Friday, February 25, 2005

Biblical arguments for the Trinity, part 3

Yesterday, I gave one argument for the deity of Jesus. Today, I'm going to give some more.

This first argument I got from Greg Koukl of Stand to Reason, and his version is published in an article called Deity of Christ: Case Closed

The argument comes from John 1:3 which says, "All things came into being by him, and apart from him nothing came into being that has come into being."

You can break up all of reality into two categories--things that came into being and things that did not come into being. The only thing that did not come into being is God. God is eternal. He has always existed. Everything else came into being at some point.

The question we need to ask is which category Jesus fits in. If Jesus came into being, then he's not God. If he did not come into being, then he is God.

If we look carefully at John 1:3, we can see that it's impossible for Jesus to have come into being. According to John 1:3, everything that came into being, came into being through Jesus. The only way, then, for Jesus to have come into being is if he came into being through himself. But that would require that Jesus existed before he came into being, which is crazy talk. Only a post-modernist would embrace such a contradiction! Since Jesus did not come into being, he has always existed. He's external, and therefore, he's God.

There are a few more arguments I'm going to give for the deity of Jesus, and these won't require as much explaining as the previous two. These next three arguments show that Jesus is YHWH. The reason it's important to establish that Jesus is YHWH is to prevent anybody from saying Jesus is god with a little "g," which they might do if they only accepted the arguments from Titus 2:13 and 2 Peter 1:1.

1. YHWH created the heavens and the earth by himself; he was all alone (Isaiah 44:24).
2. Jesus created the heavens and the earth; he was with God (Colossians 1:15-17, John 1:1-3).
3. Therefore, Jesus is YHWH.

Here's another one:

1. YHWH will not give his glory to another (Isaiah 42:8; 48:11).
2. Jesus shares God's glory (John 17:5, 5:23).
3. Therefore, Jesus is YHWH.

One last argument. Psalm 102:25 is attributed to YHWH in the Old Testament, but when it's quoted in Hebrews 1:10, it's attributed to Jesus.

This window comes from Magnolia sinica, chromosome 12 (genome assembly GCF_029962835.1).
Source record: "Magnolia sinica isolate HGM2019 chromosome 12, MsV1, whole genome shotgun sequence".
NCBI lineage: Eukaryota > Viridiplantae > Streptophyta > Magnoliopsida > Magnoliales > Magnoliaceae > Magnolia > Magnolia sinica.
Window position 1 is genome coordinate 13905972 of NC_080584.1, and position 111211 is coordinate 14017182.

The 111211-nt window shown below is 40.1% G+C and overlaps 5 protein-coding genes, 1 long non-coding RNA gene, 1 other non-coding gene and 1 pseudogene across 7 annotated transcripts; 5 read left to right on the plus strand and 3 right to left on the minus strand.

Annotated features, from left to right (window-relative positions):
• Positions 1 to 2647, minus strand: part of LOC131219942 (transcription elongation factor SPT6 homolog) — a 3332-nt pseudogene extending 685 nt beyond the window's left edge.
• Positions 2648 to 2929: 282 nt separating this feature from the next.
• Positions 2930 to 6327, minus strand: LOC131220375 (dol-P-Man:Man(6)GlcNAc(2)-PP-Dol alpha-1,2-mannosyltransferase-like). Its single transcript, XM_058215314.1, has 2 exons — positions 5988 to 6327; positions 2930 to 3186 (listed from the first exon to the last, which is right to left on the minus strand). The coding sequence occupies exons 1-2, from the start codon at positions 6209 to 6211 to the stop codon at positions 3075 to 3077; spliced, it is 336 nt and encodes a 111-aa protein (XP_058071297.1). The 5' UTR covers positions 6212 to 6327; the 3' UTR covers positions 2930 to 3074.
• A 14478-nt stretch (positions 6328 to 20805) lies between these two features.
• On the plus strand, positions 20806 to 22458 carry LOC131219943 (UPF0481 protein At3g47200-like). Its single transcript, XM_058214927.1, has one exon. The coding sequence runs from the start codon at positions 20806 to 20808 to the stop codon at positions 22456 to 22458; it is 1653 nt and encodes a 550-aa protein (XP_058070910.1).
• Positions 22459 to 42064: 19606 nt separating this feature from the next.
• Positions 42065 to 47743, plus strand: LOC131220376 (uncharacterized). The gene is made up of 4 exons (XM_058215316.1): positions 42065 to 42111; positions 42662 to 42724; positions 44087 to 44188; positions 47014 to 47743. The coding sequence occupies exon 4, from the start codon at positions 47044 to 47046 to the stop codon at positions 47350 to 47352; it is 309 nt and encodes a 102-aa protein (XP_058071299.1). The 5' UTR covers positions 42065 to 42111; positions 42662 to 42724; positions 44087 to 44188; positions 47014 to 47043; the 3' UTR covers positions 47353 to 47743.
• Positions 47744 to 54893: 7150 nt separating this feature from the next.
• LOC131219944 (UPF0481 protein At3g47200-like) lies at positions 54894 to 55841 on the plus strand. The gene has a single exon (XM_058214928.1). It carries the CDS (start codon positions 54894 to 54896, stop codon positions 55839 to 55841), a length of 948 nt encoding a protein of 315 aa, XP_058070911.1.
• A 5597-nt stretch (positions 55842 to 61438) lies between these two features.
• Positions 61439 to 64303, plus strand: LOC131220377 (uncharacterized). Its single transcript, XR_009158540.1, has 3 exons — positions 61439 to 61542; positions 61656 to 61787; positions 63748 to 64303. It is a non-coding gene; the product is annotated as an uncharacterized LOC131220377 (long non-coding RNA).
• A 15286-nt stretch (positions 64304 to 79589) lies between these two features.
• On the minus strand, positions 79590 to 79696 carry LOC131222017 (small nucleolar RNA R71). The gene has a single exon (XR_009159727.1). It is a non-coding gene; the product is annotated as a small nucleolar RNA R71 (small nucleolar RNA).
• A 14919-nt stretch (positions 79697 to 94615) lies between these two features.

That's all the arguments I'm going to give for the deity of Jesus.

For the Trinity, part 4

3 Comments:

At 11/02/2006 2:12 PM , Blogger drRic said...

Well, to what is written here, I don't think that this is a good argument for the trinity. The position you take is rather to prove that Jesus Christ is God the Father Himself, as the Oneness movement teaches of whom the trinity believers also condemn. The trinitarians always say how wrong the Oneness movement is by saying that Jesus is the Father,Son,and Holy Spirit and yet the trinitarian believe the exact same thing but call it a trinity. This is no math problem. When you say that Jesus is God, you are basically saying that he is the Father: There's no way around it and this is not scriptural. Scripture teaches that GOD was in Christ reconciling the world to Himself. The GOD of the fathers glorified HIS Servant Jesus according to Acts 3. GOD spoke through the prophets and does in these last days by HIS Son. GOD is the GOD and Father of our Savior Jesus Christ. No servant is greater than his master. Yes, Jesus is our Lord and Savior, but who made it as such: GOD. Did Jesus give Himself all authority over all or was it GOD? Did Christ glorify Himself or was it the FATHER GOD? Who was it that raised Christ from the dead? When Christ died on the cross, did all of GOD die? We must stick GOD's word instead of man-made doctrine. Let's be honest with ourselves.

 
At 11/03/2006 12:06 PM , Blogger drRic said...

The most important thing about reading and studying scripture is that we must look at the context. Lte's go back to John 17. So what did Jesus mean when he prayed for the disciples to have that same "glory" as the FATHER gave to Him. What did Jesus mean when he prayed that the disciples should become "one" even as Jesus and the Father are "one". Does this mean that all saints are a part of this unscriptural trinitarian Godhead? Are we "GOD"? Be honest and look at the context.

 
At 2/11/2013 12:04 AM , Anonymous Anonymous said...

^ drRic, your responses to this blog post are absurd. There's no reason to think that Jesus' being God implies a numerical identification thesis between himself, God and the father, which would in fact make them the same person. Trinitarians have always talked about divinity in terms of quality. In the one eternal being who is YHWH there exists three distinct coequal and coeternal divine persons. Once you flesh out here what it means to be divine and to be the one God and dstinct, you will not arrive at the accusation you allege.

 

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